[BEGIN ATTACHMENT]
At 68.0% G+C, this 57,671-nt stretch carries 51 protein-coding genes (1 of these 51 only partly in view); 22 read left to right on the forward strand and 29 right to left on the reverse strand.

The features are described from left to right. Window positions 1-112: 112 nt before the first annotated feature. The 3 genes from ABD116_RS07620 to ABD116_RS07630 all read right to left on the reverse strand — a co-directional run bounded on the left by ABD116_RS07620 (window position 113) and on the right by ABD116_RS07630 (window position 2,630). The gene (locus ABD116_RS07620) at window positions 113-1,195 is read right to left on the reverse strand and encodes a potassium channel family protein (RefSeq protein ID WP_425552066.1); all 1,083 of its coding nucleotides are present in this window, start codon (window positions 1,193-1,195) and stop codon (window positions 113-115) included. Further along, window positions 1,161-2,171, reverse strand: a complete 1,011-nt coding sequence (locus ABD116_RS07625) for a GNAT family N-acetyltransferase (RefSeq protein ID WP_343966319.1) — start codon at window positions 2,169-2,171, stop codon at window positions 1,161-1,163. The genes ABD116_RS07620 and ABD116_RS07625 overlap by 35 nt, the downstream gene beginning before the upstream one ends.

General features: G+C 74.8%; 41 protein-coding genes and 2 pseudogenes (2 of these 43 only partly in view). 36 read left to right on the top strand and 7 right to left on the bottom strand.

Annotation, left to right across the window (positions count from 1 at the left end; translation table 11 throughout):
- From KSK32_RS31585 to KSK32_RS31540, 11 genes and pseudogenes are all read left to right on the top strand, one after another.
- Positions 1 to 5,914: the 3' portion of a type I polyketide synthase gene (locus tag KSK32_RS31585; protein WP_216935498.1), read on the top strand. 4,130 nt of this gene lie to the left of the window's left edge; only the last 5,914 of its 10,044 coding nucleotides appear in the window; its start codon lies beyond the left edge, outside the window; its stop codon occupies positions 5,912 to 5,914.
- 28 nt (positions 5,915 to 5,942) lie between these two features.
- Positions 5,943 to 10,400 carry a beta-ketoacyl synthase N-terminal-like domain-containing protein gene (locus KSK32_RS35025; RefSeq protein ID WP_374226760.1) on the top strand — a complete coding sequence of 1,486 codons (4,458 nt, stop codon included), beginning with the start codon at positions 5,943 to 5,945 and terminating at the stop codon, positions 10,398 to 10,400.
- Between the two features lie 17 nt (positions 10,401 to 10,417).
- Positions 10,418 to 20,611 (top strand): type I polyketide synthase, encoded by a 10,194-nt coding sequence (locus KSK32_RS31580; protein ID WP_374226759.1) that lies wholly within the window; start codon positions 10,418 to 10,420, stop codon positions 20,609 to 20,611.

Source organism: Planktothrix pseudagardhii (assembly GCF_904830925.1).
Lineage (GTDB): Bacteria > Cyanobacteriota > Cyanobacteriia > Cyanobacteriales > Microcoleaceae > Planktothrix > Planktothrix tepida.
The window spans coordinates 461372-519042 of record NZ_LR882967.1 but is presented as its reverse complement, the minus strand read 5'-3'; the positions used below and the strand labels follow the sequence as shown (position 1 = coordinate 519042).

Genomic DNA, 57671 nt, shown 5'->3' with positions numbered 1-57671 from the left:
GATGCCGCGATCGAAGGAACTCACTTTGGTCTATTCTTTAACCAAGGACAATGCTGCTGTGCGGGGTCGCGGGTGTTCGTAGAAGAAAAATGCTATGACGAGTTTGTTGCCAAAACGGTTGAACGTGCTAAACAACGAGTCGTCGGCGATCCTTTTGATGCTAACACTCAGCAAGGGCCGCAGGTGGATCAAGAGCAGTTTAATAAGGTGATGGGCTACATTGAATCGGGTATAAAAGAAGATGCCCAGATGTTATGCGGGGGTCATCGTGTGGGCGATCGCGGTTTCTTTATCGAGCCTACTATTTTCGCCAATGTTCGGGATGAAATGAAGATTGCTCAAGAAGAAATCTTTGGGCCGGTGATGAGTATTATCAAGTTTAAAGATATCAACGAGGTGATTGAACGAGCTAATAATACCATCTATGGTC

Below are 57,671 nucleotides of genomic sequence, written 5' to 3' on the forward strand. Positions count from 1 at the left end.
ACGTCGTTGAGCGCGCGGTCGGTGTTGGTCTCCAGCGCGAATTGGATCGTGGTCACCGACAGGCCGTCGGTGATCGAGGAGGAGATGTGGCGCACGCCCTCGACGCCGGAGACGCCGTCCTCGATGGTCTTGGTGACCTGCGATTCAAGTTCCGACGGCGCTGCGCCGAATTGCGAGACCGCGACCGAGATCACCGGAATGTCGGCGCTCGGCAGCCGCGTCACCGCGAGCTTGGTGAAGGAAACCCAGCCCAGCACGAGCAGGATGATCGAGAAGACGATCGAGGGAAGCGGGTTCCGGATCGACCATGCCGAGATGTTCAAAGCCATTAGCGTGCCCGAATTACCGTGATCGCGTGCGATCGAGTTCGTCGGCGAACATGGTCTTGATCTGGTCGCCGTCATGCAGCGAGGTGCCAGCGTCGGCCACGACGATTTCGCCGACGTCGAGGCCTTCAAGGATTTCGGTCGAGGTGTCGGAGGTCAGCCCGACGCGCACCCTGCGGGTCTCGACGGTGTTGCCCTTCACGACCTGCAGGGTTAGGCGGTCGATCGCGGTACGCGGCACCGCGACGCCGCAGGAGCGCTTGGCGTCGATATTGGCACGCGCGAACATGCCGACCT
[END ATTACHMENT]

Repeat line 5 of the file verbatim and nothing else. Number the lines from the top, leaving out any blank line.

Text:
- From KSK32_RS31585 to KSK32_RS31540, 11 genes and pseudogenes are all read left to right on the top strand, one after another.